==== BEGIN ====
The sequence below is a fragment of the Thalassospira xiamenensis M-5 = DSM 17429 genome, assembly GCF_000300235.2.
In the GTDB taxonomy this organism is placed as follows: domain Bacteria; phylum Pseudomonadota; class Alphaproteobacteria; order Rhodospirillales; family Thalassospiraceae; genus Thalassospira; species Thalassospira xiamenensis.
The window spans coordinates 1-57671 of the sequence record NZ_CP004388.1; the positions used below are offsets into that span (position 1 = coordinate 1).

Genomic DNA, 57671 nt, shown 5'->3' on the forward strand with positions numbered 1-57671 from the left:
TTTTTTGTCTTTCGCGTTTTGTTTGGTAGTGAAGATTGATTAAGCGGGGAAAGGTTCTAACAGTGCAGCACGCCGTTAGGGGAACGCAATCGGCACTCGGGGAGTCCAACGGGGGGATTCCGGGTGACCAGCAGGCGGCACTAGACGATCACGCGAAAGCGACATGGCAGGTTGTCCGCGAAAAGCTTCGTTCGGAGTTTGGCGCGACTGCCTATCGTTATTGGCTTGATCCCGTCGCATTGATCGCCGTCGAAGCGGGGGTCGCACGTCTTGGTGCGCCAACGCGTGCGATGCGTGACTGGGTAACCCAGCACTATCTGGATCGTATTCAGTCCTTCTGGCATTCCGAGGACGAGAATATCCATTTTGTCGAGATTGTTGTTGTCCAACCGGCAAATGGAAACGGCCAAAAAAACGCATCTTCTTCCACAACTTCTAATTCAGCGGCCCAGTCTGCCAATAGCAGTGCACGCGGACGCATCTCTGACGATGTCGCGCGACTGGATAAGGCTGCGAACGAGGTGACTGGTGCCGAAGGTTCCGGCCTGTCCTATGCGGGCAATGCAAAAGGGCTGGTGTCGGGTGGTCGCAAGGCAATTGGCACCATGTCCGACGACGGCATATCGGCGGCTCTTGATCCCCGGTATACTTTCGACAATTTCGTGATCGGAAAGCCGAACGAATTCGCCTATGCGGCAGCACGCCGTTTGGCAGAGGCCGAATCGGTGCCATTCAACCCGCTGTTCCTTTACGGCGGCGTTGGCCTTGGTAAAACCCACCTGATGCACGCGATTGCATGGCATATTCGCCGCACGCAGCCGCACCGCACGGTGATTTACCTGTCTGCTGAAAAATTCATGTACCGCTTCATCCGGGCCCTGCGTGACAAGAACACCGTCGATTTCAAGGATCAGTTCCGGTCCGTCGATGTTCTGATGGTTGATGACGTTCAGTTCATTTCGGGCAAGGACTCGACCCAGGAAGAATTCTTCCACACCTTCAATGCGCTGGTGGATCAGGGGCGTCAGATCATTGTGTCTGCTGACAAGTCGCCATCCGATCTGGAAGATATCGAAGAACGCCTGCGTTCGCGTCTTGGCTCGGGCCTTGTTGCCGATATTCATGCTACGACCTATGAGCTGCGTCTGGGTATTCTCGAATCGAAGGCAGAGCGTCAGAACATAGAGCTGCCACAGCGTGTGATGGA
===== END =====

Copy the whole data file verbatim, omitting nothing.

The sequence below is a fragment of the Thalassospira xiamenensis M-5 = DSM 17429 genome, assembly GCF_000300235.2.
In the GTDB taxonomy this organism is placed as follows: domain Bacteria; phylum Pseudomonadota; class Alphaproteobacteria; order Rhodospirillales; family Thalassospiraceae; genus Thalassospira; species Thalassospira xiamenensis.
The window spans coordinates 1-57671 of the sequence record NZ_CP004388.1; the positions used below are offsets into that span (position 1 = coordinate 1).

Genomic DNA, 57671 nt, shown 5'->3' on the forward strand with positions numbered 1-57671 from the left:
TTTTTTGTCTTTCGCGTTTTGTTTGGTAGTGAAGATTGATTAAGCGGGGAAAGGTTCTAACAGTGCAGCACGCCGTTAGGGGAACGCAATCGGCACTCGGGGAGTCCAACGGGGGGATTCCGGGTGACCAGCAGGCGGCACTAGACGATCACGCGAAAGCGACATGGCAGGTTGTCCGCGAAAAGCTTCGTTCGGAGTTTGGCGCGACTGCCTATCGTTATTGGCTTGATCCCGTCGCATTGATCGCCGTCGAAGCGGGGGTCGCACGTCTTGGTGCGCCAACGCGTGCGATGCGTGACTGGGTAACCCAGCACTATCTGGATCGTATTCAGTCCTTCTGGCATTCCGAGGACGAGAATATCCATTTTGTCGAGATTGTTGTTGTCCAACCGGCAAATGGAAACGGCCAAAAAAACGCATCTTCTTCCACAACTTCTAATTCAGCGGCCCAGTCTGCCAATAGCAGTGCACGCGGACGCATCTCTGACGATGTCGCGCGACTGGATAAGGCTGCGAACGAGGTGACTGGTGCCGAAGGTTCCGGCCTGTCCTATGCGGGCAATGCAAAAGGGCTGGTGTCGGGTGGTCGCAAGGCAATTGGCACCATGTCCGACGACGGCATATCGGCGGCTCTTGATCCCCGGTATACTTTCGACAATTTCGTGATCGGAAAGCCGAACGAATTCGCCTATGCGGCAGCACGCCGTTTGGCAGAGGCCGAATCGGTGCCATTCAACCCGCTGTTCCTTTACGGCGGCGTTGGCCTTGGTAAAACCCACCTGATGCACGCGATTGCATGGCATATTCGCCGCACGCAGCCGCACCGCACGGTGATTTACCTGTCTGCTGAAAAATTCATGTACCGCTTCATCCGGGCCCTGCGTGACAAGAACACCGTCGATTTCAAGGATCAGTTCCGGTCCGTCGATGTTCTGATGGTTGATGACGTTCAGTTCATTTCGGGCAAGGACTCGACCCAGGAAGAATTCTTCCACACCTTCAATGCGCTGGTGGATCAGGGGCGTCAGATCATTGTGTCTGCTGACAAGTCGCCATCCGATCTGGAAGATATCGAAGAACGCCTGCGTTCGCGTCTTGGCTCGGGCCTTGTTGCCGATATTCATGCTACGACCTATGAGCTGCGTCTGGGTATTCTCGAATCGAAGGCAGAGCGTCAGAACATAGAGCTGCCACAGCGTGTGATGGA